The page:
Myofascial Release, or Fascia for short, is becoming more popular with both conventional and alternative medicine practitioners alike. Not to be confusing with the “tendinoid” muscles, which are thought to be involved in fibromyalgia, myofascial trigger points are those areas where muscle contractions cause painful and sometimes unbearable discomfort. Trigger points can be caused by mechanical strain, repetitive overuse, or the direct result of physical trauma or illness.
Myofascial Trigger Points, also called myofascial release, can be found throughout the body but are most frequently found in the muscles of the shoulder and hip. Myofascial trigger points can be found anywhere on the body but tend to be concentrated in areas of extreme stress and tension, such as the back, neck, shoulders, and hamstrings, among other areas. Myofascial trigger points are most commonly identified in the shoulders, hips, and lower back; however they can also be found in the knees, wrists, elbows, and fingers. Trigger points can cause pain, inflammation, and general weakness; sometimes resulting in difficulty even moving your arms.
Trigger points can be treated using a wide variety of treatment options, including massage, exercise, and cold or hot packs. Trigger point therapy is often used for relief of pain, especially in the soft tissues of the body, including muscles, tendons, and ligaments. Trigger Point Therapy is often used in conjunction with other treatment options, including therapeutic exercise, therapeutic relaxation techniques, and the use of traditional Chinese medicine such as acupuncture, qigong, and tai chi. Trigger Point Therapy also has the potential to cause increased pain or discomfort if it is not performed correctly, and has been found to increase the likelihood of an injury when used incorrectly. Trigger Point Therapy is often used by chiropractors to treat low back pain related to trigger points in the spine, and is often referred to as “dry needling”.
Dry Needling refers to the application of a sharp, dry needle that is placed just deep enough into a muscle or at the base of a joint to cause a localized, sometimes superficial, amount of pain or tenderness, which is frequently felt after the treatment is finished. Because the needles are placed so deeply, pain is not normally felt immediately following the treatment, as is the case with frozen bladder reflexology. Dry needling is typically used on individuals who have local nodular or extramural nodules and is not recommended for individuals with severe or extensive pain. Often referred to as “frozen bladder”, dry needling can also be combined with ultrasound to help increase penetration into the muscle tissue for better pain relief.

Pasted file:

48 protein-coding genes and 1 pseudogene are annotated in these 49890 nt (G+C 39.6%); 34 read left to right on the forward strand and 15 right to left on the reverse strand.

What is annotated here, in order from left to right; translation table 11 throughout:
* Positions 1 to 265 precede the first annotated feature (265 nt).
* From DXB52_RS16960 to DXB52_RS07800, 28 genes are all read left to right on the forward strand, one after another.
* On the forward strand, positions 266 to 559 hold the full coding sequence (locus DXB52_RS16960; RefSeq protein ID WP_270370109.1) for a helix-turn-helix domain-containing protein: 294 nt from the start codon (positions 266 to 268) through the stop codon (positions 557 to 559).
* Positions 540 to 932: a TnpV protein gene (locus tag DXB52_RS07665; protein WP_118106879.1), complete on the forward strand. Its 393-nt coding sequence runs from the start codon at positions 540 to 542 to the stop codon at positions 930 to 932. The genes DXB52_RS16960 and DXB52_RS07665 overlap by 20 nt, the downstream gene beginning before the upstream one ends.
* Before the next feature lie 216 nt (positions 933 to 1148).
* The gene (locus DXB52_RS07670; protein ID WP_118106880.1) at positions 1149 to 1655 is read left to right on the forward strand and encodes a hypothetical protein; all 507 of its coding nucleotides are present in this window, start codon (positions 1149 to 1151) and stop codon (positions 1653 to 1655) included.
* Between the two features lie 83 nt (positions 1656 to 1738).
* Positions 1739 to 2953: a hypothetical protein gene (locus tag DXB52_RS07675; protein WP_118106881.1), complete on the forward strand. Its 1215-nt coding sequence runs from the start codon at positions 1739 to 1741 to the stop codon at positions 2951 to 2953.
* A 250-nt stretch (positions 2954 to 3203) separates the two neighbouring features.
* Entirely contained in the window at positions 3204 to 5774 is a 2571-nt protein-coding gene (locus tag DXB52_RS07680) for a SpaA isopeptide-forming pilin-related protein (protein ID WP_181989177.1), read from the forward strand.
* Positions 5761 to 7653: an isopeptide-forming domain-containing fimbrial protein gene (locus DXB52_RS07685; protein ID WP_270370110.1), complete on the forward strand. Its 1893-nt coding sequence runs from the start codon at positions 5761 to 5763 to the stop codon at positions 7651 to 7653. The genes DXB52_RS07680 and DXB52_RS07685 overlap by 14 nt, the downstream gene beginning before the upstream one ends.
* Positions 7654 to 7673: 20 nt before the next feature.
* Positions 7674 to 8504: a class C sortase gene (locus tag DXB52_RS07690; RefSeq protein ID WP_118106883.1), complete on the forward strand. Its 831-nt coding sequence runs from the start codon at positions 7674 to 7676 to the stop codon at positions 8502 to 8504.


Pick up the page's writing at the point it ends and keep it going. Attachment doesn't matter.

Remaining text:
Myofascial triggers vary from person to person and are often difficult to identify initially. Common trigger points are referred pain patterns or postural patterns, which may be felt as clicking, popping, or grating along with localized tenderness. Trigger points can be very personalized, as a person who experiences chronic back pain may find relief by performing certain yoga positions. Therapists often recommend the use of yoga as part of a treatment program due to the holistic approach it incorporates, which often includes an emphasis on the client’s body, posture and relaxation.
Trigger points and chronic pain can be very difficult to treat, especially when the underlying cause is unknown. However, when the therapist treats a client suffering from Myofascial triggers, many improvements can be seen. In fact, in many cases, Myofascial pain patterns are successfully reversed and therapists find that their clients begin to experience significant pain relief.